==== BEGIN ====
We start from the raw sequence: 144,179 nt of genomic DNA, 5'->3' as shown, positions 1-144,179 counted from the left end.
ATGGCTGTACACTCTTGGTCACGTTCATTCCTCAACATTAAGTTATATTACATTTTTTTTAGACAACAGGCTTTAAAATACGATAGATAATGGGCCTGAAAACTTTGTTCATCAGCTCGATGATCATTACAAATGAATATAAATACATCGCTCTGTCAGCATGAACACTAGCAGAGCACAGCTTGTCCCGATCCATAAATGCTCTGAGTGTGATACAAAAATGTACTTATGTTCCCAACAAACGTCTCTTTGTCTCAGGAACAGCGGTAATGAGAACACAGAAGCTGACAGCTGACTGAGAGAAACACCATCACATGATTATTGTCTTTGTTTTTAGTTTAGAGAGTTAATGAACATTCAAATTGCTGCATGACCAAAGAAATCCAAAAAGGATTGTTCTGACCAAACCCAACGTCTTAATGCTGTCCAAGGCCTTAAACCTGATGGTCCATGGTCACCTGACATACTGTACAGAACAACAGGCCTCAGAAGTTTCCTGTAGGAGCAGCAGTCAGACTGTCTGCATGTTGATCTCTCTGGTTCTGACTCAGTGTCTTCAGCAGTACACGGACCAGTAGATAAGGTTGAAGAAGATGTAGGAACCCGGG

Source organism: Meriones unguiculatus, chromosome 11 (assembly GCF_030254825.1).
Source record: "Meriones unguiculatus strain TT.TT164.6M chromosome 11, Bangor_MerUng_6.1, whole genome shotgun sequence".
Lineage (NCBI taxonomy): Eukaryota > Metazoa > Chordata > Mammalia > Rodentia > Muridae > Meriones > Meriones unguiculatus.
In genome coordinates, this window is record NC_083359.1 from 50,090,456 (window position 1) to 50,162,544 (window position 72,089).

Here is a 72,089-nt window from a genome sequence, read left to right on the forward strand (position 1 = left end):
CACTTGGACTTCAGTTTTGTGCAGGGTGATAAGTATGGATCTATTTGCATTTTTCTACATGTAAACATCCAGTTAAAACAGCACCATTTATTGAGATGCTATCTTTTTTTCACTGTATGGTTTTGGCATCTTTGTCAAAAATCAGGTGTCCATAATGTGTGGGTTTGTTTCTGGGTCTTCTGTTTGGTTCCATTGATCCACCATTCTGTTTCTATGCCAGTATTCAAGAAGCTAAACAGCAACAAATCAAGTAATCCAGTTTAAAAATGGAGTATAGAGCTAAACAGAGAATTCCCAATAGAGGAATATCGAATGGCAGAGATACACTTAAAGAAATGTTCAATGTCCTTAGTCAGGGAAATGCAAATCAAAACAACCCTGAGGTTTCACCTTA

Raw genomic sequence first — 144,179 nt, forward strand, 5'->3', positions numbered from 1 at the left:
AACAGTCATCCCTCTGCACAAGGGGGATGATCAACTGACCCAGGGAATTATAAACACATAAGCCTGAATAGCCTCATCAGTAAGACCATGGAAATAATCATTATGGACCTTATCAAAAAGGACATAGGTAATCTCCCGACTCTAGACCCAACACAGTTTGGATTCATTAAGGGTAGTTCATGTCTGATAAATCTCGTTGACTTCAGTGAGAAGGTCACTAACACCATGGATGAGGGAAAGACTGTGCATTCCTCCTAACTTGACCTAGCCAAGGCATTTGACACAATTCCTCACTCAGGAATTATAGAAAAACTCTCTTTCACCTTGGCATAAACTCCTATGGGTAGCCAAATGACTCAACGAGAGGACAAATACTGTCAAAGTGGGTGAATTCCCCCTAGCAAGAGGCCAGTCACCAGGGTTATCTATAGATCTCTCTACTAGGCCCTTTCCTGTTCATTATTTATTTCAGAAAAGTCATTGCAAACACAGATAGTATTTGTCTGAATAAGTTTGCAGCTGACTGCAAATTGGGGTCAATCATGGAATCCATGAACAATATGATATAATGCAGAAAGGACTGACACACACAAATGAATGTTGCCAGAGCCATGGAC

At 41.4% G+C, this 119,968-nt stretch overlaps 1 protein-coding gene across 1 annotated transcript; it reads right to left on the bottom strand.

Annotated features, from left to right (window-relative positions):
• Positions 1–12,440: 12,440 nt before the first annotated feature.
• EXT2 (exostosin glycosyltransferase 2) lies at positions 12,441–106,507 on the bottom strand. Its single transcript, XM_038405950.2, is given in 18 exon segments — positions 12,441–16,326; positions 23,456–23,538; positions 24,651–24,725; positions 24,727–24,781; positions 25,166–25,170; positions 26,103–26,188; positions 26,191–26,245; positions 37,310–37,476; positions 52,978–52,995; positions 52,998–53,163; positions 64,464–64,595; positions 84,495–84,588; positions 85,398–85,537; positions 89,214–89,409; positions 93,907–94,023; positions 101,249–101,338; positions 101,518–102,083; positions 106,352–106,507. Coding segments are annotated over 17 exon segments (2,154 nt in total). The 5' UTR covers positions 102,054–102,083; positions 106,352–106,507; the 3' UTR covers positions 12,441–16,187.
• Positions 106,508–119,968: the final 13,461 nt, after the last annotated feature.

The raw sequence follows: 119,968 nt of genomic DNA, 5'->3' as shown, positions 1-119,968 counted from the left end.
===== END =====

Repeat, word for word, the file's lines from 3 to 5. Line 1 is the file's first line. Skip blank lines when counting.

Source organism: Meriones unguiculatus, chromosome 11 (assembly GCF_030254825.1).
Source record: "Meriones unguiculatus strain TT.TT164.6M chromosome 11, Bangor_MerUng_6.1, whole genome shotgun sequence".
Lineage (NCBI taxonomy): Eukaryota > Metazoa > Chordata > Mammalia > Rodentia > Muridae > Meriones > Meriones unguiculatus.